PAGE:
Sargo, Anisotremus davidsonii
The Sargo, Anisotremus davidsonii, whose common Spanish name is sargo rayado, is a species in the family Haemulidae, the Grunts, known as burros in Mexico. Globally, there are ten three species in the genus Anisotremus, of which six are found in Mexican waters, two in the Atlantic and two in the Pacific.
The Sargos have elongated bodies with a depth that is 39 – 41% of standard length. They have an overall pale dusky yellow coloration with a single broad vertical black bar running from their fifth and six dorsal spines downward to the level of their pectoral base. The upper margin of their gill cover is black and there is a dark spot at the base of their pectoral fin. The second spine of their anal fin is long, their caudal fin forked, their dorsal fin is continuous but deeply notched, with the fourth spine being the longest, and their pectoral fins are short and do not reach the anal fin origin.
The Sargos are bottom dwellers found near the shore in and around rocky reefs and occasionally over sandy bottoms at depths up to 200 feet. The juveniles form schools that can be found in tidal pools. They are the largest of the Grunts and reach a maximum length of 60 cm (24 inches) and weigh up to 2.5 kg (6 pounds). They are found along the west coast of Baja south to Todos Santos, with the southerly range being established by a fish in our possession, and there are isolated populations in the Sea of Cortez.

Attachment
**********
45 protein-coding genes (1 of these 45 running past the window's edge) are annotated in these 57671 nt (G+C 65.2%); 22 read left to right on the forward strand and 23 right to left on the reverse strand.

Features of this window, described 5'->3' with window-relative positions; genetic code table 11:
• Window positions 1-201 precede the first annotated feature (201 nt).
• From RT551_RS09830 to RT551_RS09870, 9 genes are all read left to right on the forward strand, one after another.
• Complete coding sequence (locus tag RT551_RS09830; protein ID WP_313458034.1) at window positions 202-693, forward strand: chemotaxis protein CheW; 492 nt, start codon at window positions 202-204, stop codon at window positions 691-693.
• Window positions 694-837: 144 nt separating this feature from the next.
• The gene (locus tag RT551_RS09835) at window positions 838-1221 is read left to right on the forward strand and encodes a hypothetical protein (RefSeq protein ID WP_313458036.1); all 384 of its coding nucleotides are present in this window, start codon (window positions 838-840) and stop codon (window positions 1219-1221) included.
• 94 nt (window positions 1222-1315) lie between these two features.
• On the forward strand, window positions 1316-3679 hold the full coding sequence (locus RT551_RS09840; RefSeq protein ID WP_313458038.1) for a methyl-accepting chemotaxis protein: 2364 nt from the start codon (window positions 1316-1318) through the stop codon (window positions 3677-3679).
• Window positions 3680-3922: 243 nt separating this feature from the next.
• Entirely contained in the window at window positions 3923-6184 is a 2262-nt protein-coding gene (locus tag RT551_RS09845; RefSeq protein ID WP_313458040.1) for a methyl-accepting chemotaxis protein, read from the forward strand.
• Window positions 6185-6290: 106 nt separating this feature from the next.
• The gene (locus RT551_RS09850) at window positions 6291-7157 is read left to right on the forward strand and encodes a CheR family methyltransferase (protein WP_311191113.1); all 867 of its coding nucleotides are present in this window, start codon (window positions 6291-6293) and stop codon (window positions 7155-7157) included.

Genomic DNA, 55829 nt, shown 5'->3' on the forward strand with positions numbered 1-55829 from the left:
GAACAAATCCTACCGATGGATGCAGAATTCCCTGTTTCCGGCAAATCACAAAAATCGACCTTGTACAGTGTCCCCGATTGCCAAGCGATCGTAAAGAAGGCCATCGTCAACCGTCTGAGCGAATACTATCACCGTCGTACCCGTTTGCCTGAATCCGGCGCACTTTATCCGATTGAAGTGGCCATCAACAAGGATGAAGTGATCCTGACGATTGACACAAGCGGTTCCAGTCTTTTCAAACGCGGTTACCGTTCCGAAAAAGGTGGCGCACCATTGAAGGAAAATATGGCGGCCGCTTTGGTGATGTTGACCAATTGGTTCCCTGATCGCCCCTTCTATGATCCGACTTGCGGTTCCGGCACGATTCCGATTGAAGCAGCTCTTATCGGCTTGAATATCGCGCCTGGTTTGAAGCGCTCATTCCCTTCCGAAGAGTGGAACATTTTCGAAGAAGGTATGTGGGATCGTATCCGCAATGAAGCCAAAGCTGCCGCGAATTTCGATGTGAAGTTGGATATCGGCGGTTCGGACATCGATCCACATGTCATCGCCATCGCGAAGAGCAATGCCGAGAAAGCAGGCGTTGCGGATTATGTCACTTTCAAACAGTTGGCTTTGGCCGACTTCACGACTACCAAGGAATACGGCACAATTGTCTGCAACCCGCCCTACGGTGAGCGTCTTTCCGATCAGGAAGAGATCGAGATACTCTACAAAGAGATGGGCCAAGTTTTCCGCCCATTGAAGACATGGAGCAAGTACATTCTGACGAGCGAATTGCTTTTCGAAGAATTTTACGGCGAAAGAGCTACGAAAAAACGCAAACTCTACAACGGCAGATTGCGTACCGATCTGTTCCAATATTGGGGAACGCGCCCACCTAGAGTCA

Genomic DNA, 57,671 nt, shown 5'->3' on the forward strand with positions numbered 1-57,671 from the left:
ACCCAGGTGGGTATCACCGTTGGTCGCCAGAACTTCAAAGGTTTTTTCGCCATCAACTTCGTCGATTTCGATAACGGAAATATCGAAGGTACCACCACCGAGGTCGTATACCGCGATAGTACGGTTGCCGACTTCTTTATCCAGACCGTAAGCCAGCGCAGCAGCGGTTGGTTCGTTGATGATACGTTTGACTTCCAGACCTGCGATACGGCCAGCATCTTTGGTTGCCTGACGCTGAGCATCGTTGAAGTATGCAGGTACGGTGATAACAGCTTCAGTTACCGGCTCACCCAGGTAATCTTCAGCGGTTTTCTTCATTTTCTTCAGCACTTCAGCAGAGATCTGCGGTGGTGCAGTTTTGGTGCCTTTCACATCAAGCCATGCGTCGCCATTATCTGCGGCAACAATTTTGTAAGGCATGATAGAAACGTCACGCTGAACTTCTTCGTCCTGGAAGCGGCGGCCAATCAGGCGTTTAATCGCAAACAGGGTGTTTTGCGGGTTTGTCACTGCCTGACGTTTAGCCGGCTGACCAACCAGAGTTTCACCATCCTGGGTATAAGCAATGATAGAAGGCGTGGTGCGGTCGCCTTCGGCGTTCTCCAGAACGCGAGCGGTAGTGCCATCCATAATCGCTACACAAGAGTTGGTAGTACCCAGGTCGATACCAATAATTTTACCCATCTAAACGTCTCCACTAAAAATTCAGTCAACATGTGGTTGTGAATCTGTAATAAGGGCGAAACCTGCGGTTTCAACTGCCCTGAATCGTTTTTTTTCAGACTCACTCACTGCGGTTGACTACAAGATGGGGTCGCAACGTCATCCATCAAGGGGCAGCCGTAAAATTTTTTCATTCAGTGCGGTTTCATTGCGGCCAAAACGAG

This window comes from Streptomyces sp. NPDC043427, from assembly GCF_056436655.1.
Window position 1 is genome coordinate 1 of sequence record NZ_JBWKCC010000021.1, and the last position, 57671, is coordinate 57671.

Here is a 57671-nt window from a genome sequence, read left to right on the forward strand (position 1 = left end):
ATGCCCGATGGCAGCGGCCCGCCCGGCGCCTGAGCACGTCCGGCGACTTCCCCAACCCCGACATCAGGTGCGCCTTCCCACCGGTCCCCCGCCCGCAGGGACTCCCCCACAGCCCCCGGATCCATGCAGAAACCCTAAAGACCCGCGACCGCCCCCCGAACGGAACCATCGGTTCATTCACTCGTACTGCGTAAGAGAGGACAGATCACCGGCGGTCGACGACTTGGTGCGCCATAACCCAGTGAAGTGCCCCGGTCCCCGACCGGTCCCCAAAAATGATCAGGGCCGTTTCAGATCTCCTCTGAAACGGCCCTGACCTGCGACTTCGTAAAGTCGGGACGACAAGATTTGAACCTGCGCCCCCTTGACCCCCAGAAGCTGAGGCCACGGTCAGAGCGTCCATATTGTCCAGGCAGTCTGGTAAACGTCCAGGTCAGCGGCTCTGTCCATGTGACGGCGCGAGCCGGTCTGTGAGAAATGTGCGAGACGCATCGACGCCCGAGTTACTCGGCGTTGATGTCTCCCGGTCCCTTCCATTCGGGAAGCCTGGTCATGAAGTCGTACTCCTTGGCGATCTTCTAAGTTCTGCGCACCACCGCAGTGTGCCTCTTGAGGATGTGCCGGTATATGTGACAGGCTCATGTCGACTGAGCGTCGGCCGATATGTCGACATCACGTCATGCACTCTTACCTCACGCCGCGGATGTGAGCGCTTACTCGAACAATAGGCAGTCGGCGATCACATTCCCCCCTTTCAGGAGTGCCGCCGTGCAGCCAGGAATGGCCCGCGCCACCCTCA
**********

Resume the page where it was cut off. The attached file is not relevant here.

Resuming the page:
The Sargo can be confused with the Silvergray Grunt, Anisotremus caesius (silvery yellow color; broad vertical black bar running from before dorsal fin to pectoral base).
The Sargos are viewed as marginal table fare.
Note: The Sargo was successfully introduced to the Salton Sea in the Southern California desert in 1951. However, in recent years it has declined in population with fish now being smaller and having shorter lifespans, which has been attributed to significantly declining water quality and related issues.